Robert Christgau: Dean of American Rock Critics

Consumer Guide:
  User's Guide
  Grades 1990-
  Grades 1969-89
  And It Don't Stop
  Book Reports
  Is It Still Good to Ya?
  Going Into the City
  Consumer Guide: 90s
  Grown Up All Wrong
  Consumer Guide: 80s
  Consumer Guide: 70s
  Any Old Way You Choose It
  Don't Stop 'til You Get Enough
Xgau Sez
  And It Don't Stop
  CG Columns
  Rock&Roll& [new]
  Rock&Roll& [old]
  Music Essays
  Music Reviews
  Book Reviews
  NAJP Blog
  Rolling Stone
  Video Reviews
  Pazz & Jop
Web Site:
  Site Map
  What's New?
Carola Dibbell:
  Carola's Website
CG Search:
Google Search:

This was originally published as exclusive content, in Robert Christgau's And It Don't Stop newsletter. You can have Christgau's posts delivered to your mailbox if you subscribe.

Consumer Guide: February, 2023

High IQ catchiness from Ireland, death defying songs from Australia, persuasive and heartbreaking outtakes from New York City, and some truth and uplift from London.

Charlotte Adigéry and Bolis Pupul: Topical Dancer (DeeWee) Light as a bag of popcorn with sea salt but no butter please, Martiniquan-Guadeloupan Adigéry and Belgian-Chinese Pupul split the hair's-breadth between witty and arch, funny and amusant, laugh-a-minute and gigglefritz. This is world-funk lite with a playful show of attitude and occasional touches of moral acuity albeit not quite political specificity. It's gone before you know it, but next time it comes out of the speakers you'll recognize it instantly--and dance to it too if that's your thing. A MINUS[Later: B+]

Carsie Blanton: Wolf (self-released) I find it impossible not to like this woman. Generous sexually and politically in a flow so effortless the two streams feed into each other, set on pleasing a rapt audience big enough to keep her in basic creature comforts, she remains one of a kind, and the seven new songs here, six of them under three minutes, are as coyly relaxed as ever. But as she edges toward 40 I note that the character the EP is named after is big on huffing and puffing and that few would call "You're gonna die some day" a surefire sexual proposition unless convinced that day is coming sooner than they hope or believe. B PLUS

Bo Burnham: Inside (Imperial '21) Although I like to laugh as much as the next person, I don't follow standup. I'd rather listen to music or watch something with a storyline, news value, or both. So there's a sense in which this assortment of 20 songs from the post-hiatus comeback the 30-year-old YouTube phenom wrote and filmed for Netflix is just the right size for me--a comedy album divided into tunelets. From "Facetime With My Mom (Tonight)" and "Unpaid Intern" to "Welcome to the Internet" and "All Eyes on Me" there are chuckles in almost every track, and some of them hurt, as they should. The melodies that Burnham negotiates mildly but adroitly enough add aural variety--there are real songs here. But even so a solid comedy album is what it remains. B PLUS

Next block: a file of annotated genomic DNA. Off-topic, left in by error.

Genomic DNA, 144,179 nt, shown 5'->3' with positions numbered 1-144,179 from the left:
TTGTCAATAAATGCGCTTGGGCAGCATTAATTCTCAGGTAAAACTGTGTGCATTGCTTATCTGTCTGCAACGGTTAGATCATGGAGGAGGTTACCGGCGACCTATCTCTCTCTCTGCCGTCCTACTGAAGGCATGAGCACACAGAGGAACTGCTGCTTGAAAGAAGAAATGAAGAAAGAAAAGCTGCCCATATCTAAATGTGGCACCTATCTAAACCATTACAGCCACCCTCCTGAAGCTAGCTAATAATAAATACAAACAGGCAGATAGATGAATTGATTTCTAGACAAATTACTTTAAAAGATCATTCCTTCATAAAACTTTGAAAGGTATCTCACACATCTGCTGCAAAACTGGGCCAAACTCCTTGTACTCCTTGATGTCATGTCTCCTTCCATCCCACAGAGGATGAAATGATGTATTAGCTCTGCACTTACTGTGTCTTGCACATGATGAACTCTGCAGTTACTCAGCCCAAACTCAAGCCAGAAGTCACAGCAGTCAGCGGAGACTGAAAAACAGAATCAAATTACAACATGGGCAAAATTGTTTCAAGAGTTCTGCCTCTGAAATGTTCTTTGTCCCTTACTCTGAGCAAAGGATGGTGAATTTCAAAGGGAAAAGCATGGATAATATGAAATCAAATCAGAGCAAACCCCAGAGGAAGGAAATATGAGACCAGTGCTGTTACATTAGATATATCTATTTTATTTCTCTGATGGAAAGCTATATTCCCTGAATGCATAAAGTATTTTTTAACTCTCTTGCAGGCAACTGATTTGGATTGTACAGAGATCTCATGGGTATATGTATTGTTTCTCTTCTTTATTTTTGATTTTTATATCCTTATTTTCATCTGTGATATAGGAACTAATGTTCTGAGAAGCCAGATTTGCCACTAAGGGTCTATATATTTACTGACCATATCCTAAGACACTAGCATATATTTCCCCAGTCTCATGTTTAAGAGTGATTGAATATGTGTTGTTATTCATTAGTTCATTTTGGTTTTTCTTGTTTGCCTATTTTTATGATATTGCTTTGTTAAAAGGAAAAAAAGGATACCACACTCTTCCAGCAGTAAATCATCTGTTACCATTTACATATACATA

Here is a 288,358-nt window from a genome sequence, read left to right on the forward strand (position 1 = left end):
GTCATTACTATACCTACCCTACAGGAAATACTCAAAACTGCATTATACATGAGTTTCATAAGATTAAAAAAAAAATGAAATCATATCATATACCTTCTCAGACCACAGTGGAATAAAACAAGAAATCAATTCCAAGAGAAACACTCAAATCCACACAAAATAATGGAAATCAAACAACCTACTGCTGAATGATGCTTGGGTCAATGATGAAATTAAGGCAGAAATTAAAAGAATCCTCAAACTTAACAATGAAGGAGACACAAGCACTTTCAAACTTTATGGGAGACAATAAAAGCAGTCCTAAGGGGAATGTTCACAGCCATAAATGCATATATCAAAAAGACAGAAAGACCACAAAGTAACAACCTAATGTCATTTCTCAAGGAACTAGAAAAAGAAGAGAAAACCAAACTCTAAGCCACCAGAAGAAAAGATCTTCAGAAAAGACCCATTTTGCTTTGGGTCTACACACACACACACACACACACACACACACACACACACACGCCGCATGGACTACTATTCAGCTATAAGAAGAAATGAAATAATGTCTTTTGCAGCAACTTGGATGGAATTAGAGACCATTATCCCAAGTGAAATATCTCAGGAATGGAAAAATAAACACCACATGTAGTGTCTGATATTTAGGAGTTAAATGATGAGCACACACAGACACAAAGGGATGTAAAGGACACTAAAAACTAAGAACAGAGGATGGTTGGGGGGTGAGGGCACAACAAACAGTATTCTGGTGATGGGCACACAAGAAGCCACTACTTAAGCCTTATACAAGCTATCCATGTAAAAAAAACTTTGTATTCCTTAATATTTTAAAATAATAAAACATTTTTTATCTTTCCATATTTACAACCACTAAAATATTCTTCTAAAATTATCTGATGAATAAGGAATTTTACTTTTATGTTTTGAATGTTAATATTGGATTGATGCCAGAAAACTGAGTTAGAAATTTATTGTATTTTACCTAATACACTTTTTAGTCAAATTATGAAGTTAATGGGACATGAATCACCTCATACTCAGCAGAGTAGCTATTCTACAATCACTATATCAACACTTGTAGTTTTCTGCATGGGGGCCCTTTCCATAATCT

CMAT: If My Wife New I'd Be Dead (Cmatbaby) Gifted with a high IQ, a wide-open sense of humor, and an exuberant plus-size soprano with no discernible corners in it, Dublinite Ciara Mary Alice Thompson recorded this debut album on her own and did quite well with it in Ireland, where a chorus that went "I'm gonna tell everybody I know that I'm moving to Nashville" was taken literally even after the woman who calls herself "the Mae West of wanting attention" scored her first hit with a song dubbed "Peter Bogdanovich." "Who needs god when I have Robbie Williams?" Ciara Mary Alice wants to know. Also, "Why do I love Philip Larkin?/He would have hated me." And by the way, "Where do they serve the Eucharist on Friday nights?" Thompson's soft consonants and welcoming timbre have so few parallels I find myself reminded of the long-gone howdjados of Melanie's "Brand New Key" and Todd Rundgren's "I Saw the Light" a lot more than of anybody's Music Row twang. So if you can grok why Nashville might not be a perfect fit for this dame, maybe you can also see why she might be a pretty good fit for you--assuming you're always in the market for nothing else like it and plenty catchy to boot. A

Dry Cleaning: Stumpwork (4AD) Not quite a poet and she don't quite know it ("Anna Calls From the Arctic," "Gary Ashby," "Stumpwork") ***

Robert Forster: The Candle and the Flame (Tapete) Driven by nothing less than the specter of death, Forster transcends his melodic limitations with a homemade album indelibly enlivened by the contributions of his family and especially his wife Karin, whose ongoing battle with ovarian cancer enriches even the tracks she's too ill to take part in. The mouth-dropping thriller is an encomium to chemo called "It's Only Poison": "It's written on the bottle, the bottle on the shelf/It's written deep in scripture that you can save yourself/It's only poison meant to drive you mad/It's only poison and it's all they have," Forster croons in his familiar sprechgesang, and while he's at it Karin adds background harmonies that aim for sweet salvation all by themselves. A